More norms, less justice: Refugees, the republic, and everyone in between

Singh, Prabhakar (2018) More norms, less justice: Refugees, the republic, and everyone in between. Liverpool Law Review, 39 (1-2). pp. 123-150. ISSN 0144932X

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The paper argues for conflating refugees and internally displaced persons (IDPs) as two sides of a work-in-progress postcolonial state. To be sure, aliens, refugees, IDPs, and stateless persons are separate legal entities. Nevertheless, this fragmented normative regime stands testimony to more laws and less justice. Many Asian states have no domestic refugee law. India, a common law system, takes a case by case approach as refugees are given “temporary shelter on humanitarian considerations”. Ironically, a work-in-progress postcolonial state sustains even de jure citizens as de facto stateless persons; the erstwhile Indo-Bangla enclaves for more than half a century were an apt example. Surely, the raison d’être of international law on refugees is to end human suffering, if needed, by transcending the absence of positive laws. A constitutional and political desire to minimise human suffering alone could cut the rigour of such positivist legal narratives. The Delhi High Court seemingly walked that path in Koul v Estate Officer noting “refugees and IDPs appear to be similarly situated”. Rising terrorism has made states increasingly believe in a security narrative all the same. A simultaneous emergence of a demographic anxiety particularly in India’s North-eastern states increasingly pits aliens and refugees against the domiciled indigenous and tribal people.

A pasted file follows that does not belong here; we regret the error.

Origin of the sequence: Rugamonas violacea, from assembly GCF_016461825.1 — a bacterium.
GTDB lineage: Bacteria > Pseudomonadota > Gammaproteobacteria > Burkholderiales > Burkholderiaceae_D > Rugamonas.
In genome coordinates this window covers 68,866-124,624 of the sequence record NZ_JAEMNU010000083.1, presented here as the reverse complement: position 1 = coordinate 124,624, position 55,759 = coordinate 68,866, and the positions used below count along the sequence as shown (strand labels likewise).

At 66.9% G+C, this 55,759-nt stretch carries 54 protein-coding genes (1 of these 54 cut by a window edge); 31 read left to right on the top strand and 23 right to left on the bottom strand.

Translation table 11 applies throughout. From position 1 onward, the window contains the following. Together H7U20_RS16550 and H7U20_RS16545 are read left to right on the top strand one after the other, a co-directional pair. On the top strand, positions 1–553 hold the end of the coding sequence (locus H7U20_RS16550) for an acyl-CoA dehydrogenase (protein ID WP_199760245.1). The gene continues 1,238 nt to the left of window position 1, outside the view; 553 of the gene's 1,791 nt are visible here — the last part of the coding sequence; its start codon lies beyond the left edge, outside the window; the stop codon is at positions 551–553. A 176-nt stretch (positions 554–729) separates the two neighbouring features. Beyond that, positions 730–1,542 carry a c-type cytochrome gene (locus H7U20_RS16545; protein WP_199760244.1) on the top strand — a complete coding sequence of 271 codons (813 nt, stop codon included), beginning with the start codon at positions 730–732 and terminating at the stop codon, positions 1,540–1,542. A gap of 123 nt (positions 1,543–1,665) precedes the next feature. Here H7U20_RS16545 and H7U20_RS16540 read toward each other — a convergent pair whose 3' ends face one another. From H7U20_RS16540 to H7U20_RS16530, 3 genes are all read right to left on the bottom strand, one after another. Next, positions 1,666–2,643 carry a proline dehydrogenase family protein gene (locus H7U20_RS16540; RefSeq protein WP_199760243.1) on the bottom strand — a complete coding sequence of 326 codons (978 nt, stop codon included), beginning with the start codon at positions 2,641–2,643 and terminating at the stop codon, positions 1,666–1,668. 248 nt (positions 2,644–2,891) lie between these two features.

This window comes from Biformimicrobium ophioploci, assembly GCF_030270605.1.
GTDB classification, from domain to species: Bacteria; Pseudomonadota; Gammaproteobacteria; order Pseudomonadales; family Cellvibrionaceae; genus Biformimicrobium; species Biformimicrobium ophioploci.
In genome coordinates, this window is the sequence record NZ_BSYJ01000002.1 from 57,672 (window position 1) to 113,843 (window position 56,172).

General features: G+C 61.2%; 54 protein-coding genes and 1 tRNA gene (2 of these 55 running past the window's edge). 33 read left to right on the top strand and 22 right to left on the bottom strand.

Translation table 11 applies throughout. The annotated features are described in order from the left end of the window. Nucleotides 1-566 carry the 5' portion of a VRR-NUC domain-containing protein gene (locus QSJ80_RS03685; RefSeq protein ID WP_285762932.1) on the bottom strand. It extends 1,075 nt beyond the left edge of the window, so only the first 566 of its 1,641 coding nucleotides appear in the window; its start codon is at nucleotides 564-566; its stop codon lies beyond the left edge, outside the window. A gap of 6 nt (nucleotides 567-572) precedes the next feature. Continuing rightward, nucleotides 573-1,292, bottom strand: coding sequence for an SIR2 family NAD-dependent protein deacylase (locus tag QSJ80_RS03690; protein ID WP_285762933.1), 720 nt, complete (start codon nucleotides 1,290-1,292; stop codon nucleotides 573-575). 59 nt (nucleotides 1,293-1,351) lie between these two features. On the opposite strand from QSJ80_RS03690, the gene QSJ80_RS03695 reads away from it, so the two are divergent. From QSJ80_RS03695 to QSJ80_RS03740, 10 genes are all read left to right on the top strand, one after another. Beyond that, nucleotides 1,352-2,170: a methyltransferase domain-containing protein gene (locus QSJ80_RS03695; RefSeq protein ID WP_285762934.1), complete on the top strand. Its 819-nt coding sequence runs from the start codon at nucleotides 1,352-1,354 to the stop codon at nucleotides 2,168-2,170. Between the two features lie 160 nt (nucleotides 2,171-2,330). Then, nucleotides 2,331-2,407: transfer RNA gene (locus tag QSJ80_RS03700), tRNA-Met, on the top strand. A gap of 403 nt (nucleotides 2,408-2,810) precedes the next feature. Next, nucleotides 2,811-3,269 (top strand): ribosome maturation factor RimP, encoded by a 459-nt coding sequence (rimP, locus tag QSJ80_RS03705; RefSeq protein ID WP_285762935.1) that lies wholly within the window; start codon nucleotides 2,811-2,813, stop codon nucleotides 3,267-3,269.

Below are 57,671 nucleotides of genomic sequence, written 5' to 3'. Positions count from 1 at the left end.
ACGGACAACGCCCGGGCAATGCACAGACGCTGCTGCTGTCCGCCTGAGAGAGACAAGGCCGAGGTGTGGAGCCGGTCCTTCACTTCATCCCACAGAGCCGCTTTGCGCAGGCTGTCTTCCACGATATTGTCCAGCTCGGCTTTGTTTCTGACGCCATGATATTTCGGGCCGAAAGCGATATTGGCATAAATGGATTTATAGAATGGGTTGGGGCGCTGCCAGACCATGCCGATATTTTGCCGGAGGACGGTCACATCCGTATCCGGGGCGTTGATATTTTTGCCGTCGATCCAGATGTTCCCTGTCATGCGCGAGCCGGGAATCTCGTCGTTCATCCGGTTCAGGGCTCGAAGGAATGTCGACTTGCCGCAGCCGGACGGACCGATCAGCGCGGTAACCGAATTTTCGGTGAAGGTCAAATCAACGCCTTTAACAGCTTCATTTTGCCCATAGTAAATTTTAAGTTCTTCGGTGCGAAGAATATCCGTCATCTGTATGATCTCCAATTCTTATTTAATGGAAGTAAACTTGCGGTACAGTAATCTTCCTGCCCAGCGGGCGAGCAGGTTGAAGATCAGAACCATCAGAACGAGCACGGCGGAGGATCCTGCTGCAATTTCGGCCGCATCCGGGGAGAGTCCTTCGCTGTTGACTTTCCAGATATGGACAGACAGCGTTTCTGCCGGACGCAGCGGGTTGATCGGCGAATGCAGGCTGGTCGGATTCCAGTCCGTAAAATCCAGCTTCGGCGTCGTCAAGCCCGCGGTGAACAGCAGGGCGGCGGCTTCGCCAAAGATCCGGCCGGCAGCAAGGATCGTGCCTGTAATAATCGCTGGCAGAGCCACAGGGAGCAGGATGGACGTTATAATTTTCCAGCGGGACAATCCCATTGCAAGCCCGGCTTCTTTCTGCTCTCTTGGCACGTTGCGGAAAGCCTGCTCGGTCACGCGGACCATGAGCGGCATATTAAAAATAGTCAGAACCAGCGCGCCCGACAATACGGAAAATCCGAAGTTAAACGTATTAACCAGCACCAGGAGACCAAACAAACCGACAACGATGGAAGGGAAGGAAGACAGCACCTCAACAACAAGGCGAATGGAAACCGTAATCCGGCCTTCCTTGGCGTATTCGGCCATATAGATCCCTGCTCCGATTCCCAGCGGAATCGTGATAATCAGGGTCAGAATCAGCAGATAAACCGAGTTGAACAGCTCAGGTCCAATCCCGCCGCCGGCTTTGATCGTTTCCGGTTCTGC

Item Type: Article
Keywords: Aliens | Chakma Doctrine | Indian Constitution | Indian Judiciary | Kashmiri Precedent | Law v.Justice | Refugees
Subjects: Social Sciences and humanities > Social Sciences > International Relations
Social Sciences and humanities > Social Sciences > Law and Legal Studies
JGU School/Centre: Jindal Global Law School
Depositing User: Mr Sombir Dahiya
Date Deposited: 22 Dec 2021 06:14
Last Modified: 13 Jan 2022 03:39
Official URL:
Additional Information: This paper is for both Suk, a “happy” Thai Citizen, and So-Tha-Naymoo, a refugee from Myanmar, who, their legal status notwithstanding, share a common lived experience in Bangkok. I thank Arpita Sarkar, Anupama Sharma, Upendra Baxi, Niraja Gopal Jayal, Sonali Singh, B.S. Chimni, Abhimanyu George Jain, Sarbani Sen, Khin Myo Aye, Jessica Field, Sushant Chandra, Aljo Joseph, and Jhuma Sen for comments and conversations. I thank Shravani Joshi Sameer for her excellent research assistance. I am solely responsible for the view expressed.


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